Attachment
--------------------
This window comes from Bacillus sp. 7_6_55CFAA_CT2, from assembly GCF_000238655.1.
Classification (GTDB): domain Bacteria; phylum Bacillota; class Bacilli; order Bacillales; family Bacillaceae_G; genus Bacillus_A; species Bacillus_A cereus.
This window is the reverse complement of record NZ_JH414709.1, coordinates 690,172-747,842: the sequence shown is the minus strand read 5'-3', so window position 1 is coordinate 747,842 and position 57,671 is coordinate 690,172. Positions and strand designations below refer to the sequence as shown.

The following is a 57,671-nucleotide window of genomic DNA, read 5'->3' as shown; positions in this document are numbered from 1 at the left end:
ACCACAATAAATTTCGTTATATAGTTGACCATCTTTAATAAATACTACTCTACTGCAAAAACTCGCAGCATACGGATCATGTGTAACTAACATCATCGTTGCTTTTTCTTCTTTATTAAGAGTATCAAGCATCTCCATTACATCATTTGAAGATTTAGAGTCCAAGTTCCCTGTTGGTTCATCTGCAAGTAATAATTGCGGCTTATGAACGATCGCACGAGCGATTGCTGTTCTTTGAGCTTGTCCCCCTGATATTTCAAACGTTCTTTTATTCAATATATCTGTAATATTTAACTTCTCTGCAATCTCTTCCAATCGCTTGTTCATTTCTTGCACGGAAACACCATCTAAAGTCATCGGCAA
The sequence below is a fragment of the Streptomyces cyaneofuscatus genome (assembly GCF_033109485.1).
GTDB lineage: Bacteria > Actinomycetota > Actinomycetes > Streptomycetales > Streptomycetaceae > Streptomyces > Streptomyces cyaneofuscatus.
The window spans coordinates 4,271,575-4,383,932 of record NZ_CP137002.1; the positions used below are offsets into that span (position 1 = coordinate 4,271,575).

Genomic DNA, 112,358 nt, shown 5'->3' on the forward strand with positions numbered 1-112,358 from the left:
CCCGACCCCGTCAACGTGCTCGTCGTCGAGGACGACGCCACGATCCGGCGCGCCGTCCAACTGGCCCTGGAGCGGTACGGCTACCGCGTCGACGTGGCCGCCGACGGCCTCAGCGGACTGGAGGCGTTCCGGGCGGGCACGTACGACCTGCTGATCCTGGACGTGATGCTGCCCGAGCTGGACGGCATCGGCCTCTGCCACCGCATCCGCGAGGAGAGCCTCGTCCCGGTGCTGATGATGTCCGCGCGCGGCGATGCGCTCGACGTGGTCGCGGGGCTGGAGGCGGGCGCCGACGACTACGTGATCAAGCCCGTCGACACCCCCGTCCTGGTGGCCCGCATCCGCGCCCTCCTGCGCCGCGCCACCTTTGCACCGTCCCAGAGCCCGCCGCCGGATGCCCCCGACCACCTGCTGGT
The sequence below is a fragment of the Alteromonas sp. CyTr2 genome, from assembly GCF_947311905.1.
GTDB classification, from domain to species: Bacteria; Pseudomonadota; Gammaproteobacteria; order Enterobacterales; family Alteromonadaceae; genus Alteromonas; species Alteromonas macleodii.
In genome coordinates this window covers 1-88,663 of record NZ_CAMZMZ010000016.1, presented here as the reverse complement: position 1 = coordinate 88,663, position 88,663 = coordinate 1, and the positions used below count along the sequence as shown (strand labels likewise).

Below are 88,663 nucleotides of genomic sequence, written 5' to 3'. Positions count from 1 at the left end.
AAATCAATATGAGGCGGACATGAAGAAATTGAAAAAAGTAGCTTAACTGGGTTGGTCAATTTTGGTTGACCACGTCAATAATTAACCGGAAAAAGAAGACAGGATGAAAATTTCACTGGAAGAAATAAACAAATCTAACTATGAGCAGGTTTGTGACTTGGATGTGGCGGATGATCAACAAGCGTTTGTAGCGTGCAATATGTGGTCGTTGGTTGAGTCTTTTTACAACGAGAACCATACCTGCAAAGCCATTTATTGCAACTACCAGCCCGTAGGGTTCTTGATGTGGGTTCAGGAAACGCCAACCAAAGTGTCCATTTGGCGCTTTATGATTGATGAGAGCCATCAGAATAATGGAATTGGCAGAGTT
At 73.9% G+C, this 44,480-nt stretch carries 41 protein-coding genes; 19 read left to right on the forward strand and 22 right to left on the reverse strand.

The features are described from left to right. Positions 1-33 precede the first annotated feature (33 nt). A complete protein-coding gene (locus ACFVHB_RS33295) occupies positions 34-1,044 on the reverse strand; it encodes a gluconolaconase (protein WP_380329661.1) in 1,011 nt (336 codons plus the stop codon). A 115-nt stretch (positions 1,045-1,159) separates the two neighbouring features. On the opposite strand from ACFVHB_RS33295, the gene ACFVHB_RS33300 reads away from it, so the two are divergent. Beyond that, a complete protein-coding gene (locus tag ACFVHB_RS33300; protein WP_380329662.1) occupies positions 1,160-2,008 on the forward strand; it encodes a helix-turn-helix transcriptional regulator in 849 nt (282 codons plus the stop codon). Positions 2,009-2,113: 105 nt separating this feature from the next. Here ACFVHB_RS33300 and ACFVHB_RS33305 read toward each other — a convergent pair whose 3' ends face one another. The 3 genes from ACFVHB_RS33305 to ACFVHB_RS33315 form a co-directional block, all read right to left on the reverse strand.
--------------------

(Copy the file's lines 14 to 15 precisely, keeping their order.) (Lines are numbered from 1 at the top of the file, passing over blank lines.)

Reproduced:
Below are 88,663 nucleotides of genomic sequence, written 5' to 3'. Positions count from 1 at the left end.
AAATCAATATGAGGCGGACATGAAGAAATTGAAAAAAGTAGCTTAACTGGGTTGGTCAATTTTGGTTGACCACGTCAATAATTAACCGGAAAAAGAAGACAGGATGAAAATTTCACTGGAAGAAATAAACAAATCTAACTATGAGCAGGTTTGTGACTTGGATGTGGCGGATGATCAACAAGCGTTTGTAGCGTGCAATATGTGGTCGTTGGTTGAGTCTTTTTACAACGAGAACCATACCTGCAAAGCCATTTATTGCAACTACCAGCCCGTAGGGTTCTTGATGTGGGTTCAGGAAACGCCAACCAAAGTGTCCATTTGGCGCTTTATGATTGATGAGAGCCATCAGAATAATGGAATTGGCAGAGTT